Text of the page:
One of the common themes you'll see when people complain about rising university costs is the increased cost of administrative staff. This is usually portrayed as simply greed, or laziness on the part of universities, for instance this Wall Street Journal article reports a 37% increase in admin staff from 2001 to 2012. The Center for College Affordability and Productivity has little doubt about the lack of value admin staff add, stating: "You can have a university without administrators, but not without students or faculty. The minimization of administrative costs and bureaucracy should be sought in any university reform. A few decades ago, few universities had more than a small centralized public relations staff."
A report detailed in Inside Higher Ed comes to a similar conclusion: "They waste a lot of money on redundant administrative activities and could probably save money in the long run if they made big changes to their structure". And this article suggests that Pennsylvania universities increase in admin spending rose by 53% from 2001 to 2010. And while he doesn't address admin specifically, Clay Shirky tells us that the Golden Age of higher ed is over because it's unaffordable (see David Kernohan's withering response also).
Now, I ought to confess that I'm married to a university administrator, so I may have more than a little bias in my response to this. What most of these articles conclude is that it is simply greed, or unnecessary bureaucracy that has led to this, with of course, the implicit suggestion that if universities were proper businesses they wouldn't put up with it. Now, I get very frustrated with some of the needless layers of process that have been put in place, and often it seems inflexible and all rather pointless, so I'd admit that I'm sure we could do a bit of a streamlining. But between my wife and I we've been through a fair number of these restructurings, as well as seeing other universities do it, and my general impression is that they don't really produce the admin savings people predict.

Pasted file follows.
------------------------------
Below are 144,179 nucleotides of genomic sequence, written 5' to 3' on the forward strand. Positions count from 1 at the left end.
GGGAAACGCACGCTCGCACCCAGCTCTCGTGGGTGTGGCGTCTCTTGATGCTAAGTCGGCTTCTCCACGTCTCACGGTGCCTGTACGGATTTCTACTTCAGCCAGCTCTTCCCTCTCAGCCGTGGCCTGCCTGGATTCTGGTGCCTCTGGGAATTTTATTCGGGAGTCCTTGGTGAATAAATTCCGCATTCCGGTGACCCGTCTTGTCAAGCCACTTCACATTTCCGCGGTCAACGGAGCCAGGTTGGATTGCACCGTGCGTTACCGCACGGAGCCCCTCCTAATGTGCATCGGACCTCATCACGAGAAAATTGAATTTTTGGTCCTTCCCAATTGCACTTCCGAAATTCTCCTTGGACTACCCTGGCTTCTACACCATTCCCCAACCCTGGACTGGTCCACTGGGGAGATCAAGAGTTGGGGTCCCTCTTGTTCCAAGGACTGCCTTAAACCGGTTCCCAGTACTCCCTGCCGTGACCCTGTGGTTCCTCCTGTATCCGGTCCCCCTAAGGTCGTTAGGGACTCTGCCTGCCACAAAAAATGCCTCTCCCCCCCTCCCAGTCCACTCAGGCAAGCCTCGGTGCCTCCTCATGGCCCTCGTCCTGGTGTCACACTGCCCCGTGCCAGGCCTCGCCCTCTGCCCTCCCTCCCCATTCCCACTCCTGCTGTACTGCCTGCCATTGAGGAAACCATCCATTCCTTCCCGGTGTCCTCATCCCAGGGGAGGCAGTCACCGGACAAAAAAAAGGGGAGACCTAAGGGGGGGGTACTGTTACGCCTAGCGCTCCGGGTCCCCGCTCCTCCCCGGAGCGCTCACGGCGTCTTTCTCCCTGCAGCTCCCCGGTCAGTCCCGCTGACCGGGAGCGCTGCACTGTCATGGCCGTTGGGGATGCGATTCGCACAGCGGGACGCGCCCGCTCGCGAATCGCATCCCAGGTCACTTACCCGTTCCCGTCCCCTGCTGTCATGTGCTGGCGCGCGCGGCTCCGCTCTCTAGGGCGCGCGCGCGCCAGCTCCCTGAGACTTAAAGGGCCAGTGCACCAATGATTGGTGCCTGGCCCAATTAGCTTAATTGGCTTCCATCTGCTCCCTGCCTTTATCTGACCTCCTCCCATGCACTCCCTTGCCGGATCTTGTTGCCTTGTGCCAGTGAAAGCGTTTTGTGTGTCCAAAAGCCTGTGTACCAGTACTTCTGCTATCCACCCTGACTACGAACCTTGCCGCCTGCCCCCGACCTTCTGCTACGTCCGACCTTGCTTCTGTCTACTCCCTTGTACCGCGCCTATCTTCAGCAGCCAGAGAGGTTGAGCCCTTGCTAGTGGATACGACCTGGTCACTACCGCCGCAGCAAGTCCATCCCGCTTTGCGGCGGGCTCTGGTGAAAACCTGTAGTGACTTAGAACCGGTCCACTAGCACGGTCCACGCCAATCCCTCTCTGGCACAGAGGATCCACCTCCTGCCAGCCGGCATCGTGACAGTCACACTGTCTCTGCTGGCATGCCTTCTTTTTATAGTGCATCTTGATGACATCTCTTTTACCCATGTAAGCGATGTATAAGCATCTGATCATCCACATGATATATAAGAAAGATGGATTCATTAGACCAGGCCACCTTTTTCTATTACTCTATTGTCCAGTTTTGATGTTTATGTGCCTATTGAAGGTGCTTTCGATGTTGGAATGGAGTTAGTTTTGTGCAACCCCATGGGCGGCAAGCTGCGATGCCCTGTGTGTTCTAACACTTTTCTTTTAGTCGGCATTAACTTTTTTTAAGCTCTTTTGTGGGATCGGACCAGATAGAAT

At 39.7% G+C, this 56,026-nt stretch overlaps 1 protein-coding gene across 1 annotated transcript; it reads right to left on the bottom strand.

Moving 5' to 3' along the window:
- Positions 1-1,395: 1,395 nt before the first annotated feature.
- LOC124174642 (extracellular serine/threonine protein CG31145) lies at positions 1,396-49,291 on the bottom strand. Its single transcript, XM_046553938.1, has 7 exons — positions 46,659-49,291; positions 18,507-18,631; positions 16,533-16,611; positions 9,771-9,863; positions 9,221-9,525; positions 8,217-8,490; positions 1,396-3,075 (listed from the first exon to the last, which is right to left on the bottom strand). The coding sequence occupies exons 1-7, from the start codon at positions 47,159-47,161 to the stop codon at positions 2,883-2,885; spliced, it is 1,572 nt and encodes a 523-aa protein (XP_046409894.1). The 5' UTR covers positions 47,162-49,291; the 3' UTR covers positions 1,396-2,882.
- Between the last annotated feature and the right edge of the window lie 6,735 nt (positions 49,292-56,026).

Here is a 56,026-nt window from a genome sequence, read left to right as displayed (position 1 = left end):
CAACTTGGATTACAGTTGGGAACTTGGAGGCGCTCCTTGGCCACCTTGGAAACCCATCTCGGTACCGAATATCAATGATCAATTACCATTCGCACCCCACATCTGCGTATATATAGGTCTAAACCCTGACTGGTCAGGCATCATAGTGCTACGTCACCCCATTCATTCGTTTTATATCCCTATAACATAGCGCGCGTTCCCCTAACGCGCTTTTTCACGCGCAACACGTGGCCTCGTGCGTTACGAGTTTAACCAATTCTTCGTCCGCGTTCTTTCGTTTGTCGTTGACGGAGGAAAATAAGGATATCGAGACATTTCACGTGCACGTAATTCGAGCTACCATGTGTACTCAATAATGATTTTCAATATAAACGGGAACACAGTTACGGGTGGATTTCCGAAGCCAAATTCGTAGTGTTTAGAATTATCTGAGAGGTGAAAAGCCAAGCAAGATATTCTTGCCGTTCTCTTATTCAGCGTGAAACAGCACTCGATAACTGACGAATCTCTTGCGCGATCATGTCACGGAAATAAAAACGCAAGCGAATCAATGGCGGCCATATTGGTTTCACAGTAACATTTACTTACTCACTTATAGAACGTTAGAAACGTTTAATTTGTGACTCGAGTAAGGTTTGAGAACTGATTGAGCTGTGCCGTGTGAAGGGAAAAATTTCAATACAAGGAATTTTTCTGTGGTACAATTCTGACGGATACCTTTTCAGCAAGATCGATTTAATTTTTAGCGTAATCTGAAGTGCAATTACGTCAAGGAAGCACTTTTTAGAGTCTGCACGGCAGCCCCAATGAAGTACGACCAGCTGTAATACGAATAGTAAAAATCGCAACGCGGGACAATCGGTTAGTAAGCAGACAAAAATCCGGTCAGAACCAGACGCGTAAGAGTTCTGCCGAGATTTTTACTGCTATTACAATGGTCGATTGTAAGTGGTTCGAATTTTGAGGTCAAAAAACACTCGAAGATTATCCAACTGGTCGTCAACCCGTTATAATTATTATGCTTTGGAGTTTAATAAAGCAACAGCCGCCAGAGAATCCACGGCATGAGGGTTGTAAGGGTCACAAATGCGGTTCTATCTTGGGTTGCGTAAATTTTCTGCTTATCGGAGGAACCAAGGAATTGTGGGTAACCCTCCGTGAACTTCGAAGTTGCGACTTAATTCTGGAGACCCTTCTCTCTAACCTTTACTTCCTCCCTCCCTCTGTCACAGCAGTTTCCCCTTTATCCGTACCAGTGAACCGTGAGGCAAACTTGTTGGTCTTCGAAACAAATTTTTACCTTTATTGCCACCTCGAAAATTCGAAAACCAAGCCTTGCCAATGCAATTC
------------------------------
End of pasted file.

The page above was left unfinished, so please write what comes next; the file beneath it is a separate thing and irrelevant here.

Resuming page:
One of the common complaints is that "we used to be more efficient and not need as many admin staff". The second part of this is true, we didn't need as many admin staff, but that was because the amount of legislation that universities have to respond to was far less. Think of the following areas, all of which affect universities, and ask yourself whether the associated administration related to them has increased or decreased over the past 20 years:
- Student accessibility
- Finance, tax, charity status
- Health and safety
- Estates and property
- International students and business
- Student recruitment, teaching quality assessment, pastoral care
- Research bidding and reporting
- Employment law
The reason universities have big, complex administration is because they operate in a big, complex world. Probably far more so than most companies who only have a particular focus and are only concerned with legislation that relates to their niche practice. In the 1970s you only needed one administrator in a department because no-one cared about any of this stuff. Now, you'd be shut down, or face criminal charges for failing to respond to it.
As a test of my hypothesis that university administration has increased in complexity, I did a simple bit of research. I went to the legal database Justis.com and searched for legislation that related to universities. Now there are all sorts of problems with this methodology: I didn't analyse each piece, I didn't strip out repeated legislation, I just counted the number of bills. It doesn't include a lot of things that will relate to universities but not mention them specifically, eg health and safety, and it also won't include all the increased administrative overhead that isn't included in a bill, eg increased demands for reporting on EU funded research projects. So it may well be flawed, but as a simple indicator of the increased administrative burden on universities, it should work to give a general feel for the level of change. My hypothesis would predict a substantial increase. I counted the number of bills from 1974 to 1993 and from 1994 to 2013. The results are shown below:
From 1974 to 1993 there were 262 bills, and from 1994 to 2013, 413, an increase of some 58%. Now I did this in 10 minutes and I suspect it's really a two year research project to really underake it (maybe someone has, please let me know), so I'm happy to be corrected, but I think this gives a good general indication. My guess is that it may underplay the real increase in administration since so much else relates to factors apart from legal duty.
The question then is not so much "why do universities spend so much on admin?" but rather "do we want society to make universities spend this much on admin?". And here people can be a bit hypocritical – they will probably say reduce the admin spend, but then demand robust appeals procedures or sue a university for not taking due care. Which of the areas I've outlined above would you personally be willing to take responsibility for if we reduced the legislation on it?
The point is that these are issues beyond universities, society can't place an increasingly complex legislative and administrative burden on universities and then complain that they spend more money on legislative and administrative tasks. If higher education were truly privatised and run by companies as some wish, then maybe some of this cost could be reduced, mainly because government ministers would listen to entrepreneurs who complained that needless bureacracy was impeding profits. I'm not sure that would lead to better education necessarily, but it may be cheaper. But can we please stop with the "bloody admin doesn't add anything" message?